Vic Perrin
Victor Herbert Perrin

(1916-04-26)April 26, 1916
DiedJuly 4, 1989(1989-07-04) (aged 73)
Alma materUniversity of Wisconsin–Madison
OccupationTelevision and voice actor
Years active1943–1989
Evelyn Held
(m. 1963; died 1972)

Rita Singer
(m. 1977; div. 1979)

(m. 1979; his death 1989)

Victor Herbert Perrin (April 26, 1916 – July 4, 1989)[1] was an American radio, film, and television actor, perhaps best remembered for providing the "Control Voice" in the original version of the television series The Outer Limits (1963–1965).[2] He was also a radio scriptwriter as well as a narrator in feature films and for special entertainment and educational projects, such as the original Spaceship Earth and Universe of Energy rides at Epcot at the Walt Disney World Resort in Florida.[3]

Early years

Perrin was born in Menomonee Falls, Wisconsin, the elder of two sons of Kathryn (née Mittlesteadt) and Milton A. Perrin, who was a traveling salesman.[4][5][6] In 1940, after graduating from the University of Wisconsin–Madison in the late 1930s, Vic moved to California.[7]



During the 1940s and 1950s, Perrin was a regular performer on many commercial radio programs. In 1941 he became a staff announcer for NBC, staying there for several years before moving to ABC and becoming chief announcer at the Blue Network.[8][1] His first credited role came in 1943, when he served as the announcer for "The Last Will and Testament Of Tom Smith", a radio episode of Free World Theatre, which was produced and directed by Arch Oboler.[9] He narrated too "A Star With Two Names", part of the segment "Behind The Scenes Hollywood Story" of The Hollywood Music Hall radio program. At the same time, he joined Charles Laughton's theatrical repertory group.[citation needed]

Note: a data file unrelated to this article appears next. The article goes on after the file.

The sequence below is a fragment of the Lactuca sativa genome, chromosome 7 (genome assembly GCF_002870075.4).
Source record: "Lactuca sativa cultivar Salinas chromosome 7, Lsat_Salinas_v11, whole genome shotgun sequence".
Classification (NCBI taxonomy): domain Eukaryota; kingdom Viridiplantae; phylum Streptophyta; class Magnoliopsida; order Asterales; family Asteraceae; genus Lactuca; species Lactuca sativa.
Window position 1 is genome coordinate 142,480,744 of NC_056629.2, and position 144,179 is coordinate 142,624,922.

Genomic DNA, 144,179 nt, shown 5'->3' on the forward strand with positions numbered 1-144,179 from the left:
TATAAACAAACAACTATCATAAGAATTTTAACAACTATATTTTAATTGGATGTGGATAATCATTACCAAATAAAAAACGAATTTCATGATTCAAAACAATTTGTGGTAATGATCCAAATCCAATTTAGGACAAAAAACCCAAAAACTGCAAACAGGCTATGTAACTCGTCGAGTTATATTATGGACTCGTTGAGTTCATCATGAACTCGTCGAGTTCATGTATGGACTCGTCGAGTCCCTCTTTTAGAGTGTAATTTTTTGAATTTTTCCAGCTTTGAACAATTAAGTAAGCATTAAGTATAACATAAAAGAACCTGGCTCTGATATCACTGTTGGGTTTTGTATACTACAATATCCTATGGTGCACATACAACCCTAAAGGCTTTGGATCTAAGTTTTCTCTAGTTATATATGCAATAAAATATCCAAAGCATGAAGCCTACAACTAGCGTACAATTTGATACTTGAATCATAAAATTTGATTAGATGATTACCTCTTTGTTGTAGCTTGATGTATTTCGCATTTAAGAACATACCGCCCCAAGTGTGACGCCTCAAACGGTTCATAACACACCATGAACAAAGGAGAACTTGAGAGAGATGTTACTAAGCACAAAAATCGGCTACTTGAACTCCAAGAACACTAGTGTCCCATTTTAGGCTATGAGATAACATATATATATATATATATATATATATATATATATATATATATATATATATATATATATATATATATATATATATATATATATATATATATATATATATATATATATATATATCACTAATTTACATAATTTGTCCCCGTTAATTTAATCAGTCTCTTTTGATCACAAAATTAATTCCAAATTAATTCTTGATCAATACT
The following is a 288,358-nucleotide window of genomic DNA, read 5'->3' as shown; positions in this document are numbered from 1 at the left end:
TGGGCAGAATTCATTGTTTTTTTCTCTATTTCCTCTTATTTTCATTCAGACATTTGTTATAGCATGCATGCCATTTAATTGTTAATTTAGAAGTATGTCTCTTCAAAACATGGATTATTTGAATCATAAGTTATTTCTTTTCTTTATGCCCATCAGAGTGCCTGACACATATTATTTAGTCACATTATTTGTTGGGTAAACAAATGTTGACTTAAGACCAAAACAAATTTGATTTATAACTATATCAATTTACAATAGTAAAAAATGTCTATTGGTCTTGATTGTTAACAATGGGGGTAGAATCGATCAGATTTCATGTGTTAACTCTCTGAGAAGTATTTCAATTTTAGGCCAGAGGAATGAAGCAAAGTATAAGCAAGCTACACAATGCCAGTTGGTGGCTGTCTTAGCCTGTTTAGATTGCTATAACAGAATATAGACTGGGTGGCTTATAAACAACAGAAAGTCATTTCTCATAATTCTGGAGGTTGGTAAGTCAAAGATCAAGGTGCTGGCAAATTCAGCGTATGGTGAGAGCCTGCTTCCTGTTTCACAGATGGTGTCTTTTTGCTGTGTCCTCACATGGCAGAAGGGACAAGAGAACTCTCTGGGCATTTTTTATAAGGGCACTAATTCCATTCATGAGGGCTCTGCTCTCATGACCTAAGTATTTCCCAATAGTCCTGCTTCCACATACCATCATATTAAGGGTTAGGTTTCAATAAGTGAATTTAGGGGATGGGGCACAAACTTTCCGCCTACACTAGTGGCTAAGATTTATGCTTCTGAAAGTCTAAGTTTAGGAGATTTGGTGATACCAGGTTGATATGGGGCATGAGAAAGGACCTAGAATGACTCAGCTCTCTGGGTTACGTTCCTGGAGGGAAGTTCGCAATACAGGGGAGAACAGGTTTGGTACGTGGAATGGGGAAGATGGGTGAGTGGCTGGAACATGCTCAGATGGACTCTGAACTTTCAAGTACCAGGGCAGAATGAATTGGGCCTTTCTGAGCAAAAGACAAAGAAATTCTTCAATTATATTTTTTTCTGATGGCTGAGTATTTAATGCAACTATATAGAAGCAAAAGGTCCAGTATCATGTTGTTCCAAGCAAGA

Perrin was also a regular guest star on the radio version of Gunsmoke, and he wrote or co-wrote five scripts for that popular Western series between 1959 and 1961.[citation needed] Perrin was a series regular as well on the anthology radio drama Family Theatre, played Ross Farnsworth on One Man's Family, and was featured as cavalry trooper Sergeant Gorse in Fort Laramie in 1956. He performed too as several characters in Escape, Pete Kelly's Blues, Dragnet, Yours Truly, Johnny Dollar, and Have Gun – Will Travel.[9] In an uncredited role, he also impersonated Clyde Beatty on The Clyde Beatty Show.[9]


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One of Perrin's first television roles is in "The Golden Vulture", a 1953 episode of the Adventures of Superman.[citation needed] In that episode he portrays a hapless sailor on board a freighter run by a self-styled pirate. He also appears in 16 installments of Dragnet and plays characters in a variety of other series, including Peter Gunn, Black Saddle, Have Gun – Will Travel, Gunsmoke, Mackenzie's Raiders, The Untouchables, Going My Way, Perry Mason, Adam-12, The F.B.I. , Mannix, and Mission: Impossible.[citation needed]